Reducing Reoffending - what TOM tells us (Part 3)

The MoJ has recently published its Target Operating Model (TOM) which explains how the reformed rehabilitation system will work over the coming years. TOM will become a key source of information for private companies, voluntary sector organisations and Probation Mutuals as they ensure the adequacy of their service delivery models.

04/10/2013

The MoJ has recently published its Target Operating Model (TOM) which explains how the reformed rehabilitation system will work over the coming years. TOM will become a key source of information for private companies, voluntary sector organisations and Probation Mutuals as they ensure the adequacy of their service delivery models.

The detailed set-up can be divided into 5 key areas:

1. Structure & Scope

The National Offender Management Service (NOMS) will oversee both the new public sector National Probation Service (NPS) - dealing with the courts, carrying out risk assessments and managing high risk offenders - and the 21 Community Rehabilitation Companies (CRC's) - dealing with medium and low risk offender management.

2. CRC Services

In an effort to maximise flexibility and freedom to deliver the services, each CRC will be required to provide an outcome based service which meets a set of basic minimum standards contained in the service specifications. The MoJ hopes that this, combined with the payment by results mechanism, will facilitate the development of innovative initiatives that might not otherwise be tested.

3. Interfaces, Integration, Partnership

An emphasis is placed on the role that CRC's will play in providing wider rehabilitation services to Police and Crime Commissioners, Local Safety Partnerships and even the NPS local delivery units. It is envisaged that these local partners will be able to commission CRCs to deliver additional services which in itself raises a number of interface issues not only with these partnering entities but also with the CRCs agreement with NOMS.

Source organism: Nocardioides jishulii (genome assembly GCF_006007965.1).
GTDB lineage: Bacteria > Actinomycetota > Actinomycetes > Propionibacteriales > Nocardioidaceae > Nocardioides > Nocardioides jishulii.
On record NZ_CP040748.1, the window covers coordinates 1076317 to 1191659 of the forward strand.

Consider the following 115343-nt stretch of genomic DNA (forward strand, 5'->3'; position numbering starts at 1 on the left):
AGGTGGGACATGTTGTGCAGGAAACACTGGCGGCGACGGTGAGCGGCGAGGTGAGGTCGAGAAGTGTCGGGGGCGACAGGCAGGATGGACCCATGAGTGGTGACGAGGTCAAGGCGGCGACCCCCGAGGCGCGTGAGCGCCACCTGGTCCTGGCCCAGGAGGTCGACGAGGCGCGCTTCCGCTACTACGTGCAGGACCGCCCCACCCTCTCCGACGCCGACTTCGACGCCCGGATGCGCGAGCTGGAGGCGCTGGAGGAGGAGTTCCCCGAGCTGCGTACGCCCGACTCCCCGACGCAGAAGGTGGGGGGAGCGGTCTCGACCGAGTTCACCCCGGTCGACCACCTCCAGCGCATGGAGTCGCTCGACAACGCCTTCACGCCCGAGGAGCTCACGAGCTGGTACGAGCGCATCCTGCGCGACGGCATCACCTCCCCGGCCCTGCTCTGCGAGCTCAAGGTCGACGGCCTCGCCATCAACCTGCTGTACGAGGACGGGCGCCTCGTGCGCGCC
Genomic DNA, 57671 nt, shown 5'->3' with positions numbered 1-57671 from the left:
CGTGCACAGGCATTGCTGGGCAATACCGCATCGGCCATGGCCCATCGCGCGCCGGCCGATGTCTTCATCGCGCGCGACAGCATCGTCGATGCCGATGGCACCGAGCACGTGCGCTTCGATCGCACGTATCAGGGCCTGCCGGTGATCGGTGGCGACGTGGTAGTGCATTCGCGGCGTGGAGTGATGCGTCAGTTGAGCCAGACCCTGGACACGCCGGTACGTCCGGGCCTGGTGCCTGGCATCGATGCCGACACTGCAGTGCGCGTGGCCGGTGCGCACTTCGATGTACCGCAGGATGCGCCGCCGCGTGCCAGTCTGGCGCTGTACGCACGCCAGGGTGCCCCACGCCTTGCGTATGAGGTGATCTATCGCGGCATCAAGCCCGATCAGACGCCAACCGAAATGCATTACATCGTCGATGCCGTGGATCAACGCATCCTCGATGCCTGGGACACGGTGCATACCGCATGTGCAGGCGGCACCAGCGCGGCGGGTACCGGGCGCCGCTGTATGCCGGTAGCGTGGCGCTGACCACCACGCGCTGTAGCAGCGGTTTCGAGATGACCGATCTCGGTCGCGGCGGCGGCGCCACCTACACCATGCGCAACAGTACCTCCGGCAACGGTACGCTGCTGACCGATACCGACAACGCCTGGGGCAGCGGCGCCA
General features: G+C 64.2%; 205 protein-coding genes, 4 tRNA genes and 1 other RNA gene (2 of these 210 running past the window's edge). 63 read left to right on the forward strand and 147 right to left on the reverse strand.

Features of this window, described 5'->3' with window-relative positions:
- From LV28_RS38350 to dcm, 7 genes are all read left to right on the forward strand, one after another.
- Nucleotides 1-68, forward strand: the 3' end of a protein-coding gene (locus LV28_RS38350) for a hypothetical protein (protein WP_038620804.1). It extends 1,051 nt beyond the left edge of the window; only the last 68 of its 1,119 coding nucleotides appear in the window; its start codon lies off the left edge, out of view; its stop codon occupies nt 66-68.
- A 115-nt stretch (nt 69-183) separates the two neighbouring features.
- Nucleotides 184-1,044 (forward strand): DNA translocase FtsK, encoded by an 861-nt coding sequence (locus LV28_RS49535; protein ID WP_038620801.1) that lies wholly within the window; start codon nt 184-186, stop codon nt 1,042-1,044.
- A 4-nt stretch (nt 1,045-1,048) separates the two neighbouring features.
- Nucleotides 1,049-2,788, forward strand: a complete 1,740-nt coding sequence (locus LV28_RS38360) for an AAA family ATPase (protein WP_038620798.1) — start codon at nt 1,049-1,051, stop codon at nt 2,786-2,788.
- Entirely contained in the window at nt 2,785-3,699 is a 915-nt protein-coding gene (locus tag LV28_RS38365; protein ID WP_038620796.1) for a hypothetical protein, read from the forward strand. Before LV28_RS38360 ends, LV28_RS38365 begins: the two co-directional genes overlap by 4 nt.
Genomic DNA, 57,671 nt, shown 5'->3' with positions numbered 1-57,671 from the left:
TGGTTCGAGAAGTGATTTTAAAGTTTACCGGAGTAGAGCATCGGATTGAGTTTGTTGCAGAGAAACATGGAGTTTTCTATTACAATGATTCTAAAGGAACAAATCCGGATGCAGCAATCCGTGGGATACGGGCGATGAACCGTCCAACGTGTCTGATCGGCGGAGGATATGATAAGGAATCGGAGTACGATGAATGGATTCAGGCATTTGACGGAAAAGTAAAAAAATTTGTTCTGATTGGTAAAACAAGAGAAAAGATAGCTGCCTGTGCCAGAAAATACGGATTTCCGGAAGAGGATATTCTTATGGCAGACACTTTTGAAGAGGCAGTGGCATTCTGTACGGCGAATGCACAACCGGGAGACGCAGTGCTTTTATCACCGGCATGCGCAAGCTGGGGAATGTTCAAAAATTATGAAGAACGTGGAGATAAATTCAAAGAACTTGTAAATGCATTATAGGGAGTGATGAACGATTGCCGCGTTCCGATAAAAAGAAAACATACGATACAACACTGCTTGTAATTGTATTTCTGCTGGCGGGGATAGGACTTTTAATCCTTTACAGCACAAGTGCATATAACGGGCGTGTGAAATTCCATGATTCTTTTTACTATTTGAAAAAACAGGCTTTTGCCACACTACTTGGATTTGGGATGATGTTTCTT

4. Monitoring v. Inspection and Auditing

Regulation of this complex hybrid, multi tier system is sure to be a challenge as operation ownership of the CRC's is passed to private sector entities. Although the MoJ has promised not to impose unnecessary reporting requirements, audit and transparency remains high on the agenda. The OJEU, PQQ and TOM all contain references to MoJ having relatively intrusive rights to review all aspects of the CRC's business including having access to internal emails and meeting minutes.

This will need to be developed further as contract negotiations take place but will no doubt be an area of much discussion between the public and private sector.

5. Estate and Personnel Management
 
As the existing NPS structure is overhauled, we are beginning to understand where key assets will be re-located. TOM contains further details about the ICT infrastructure, expectation on people development and management and how the estate will be used. Of particular interest to Potential Bidders will be the MoJs initial plans for NPS and CRC staff to be co-located in existing Probation Trust offices.

If you are interested in finding out more about the planned structure of offender rehabilitation, the full TOM is available to download.

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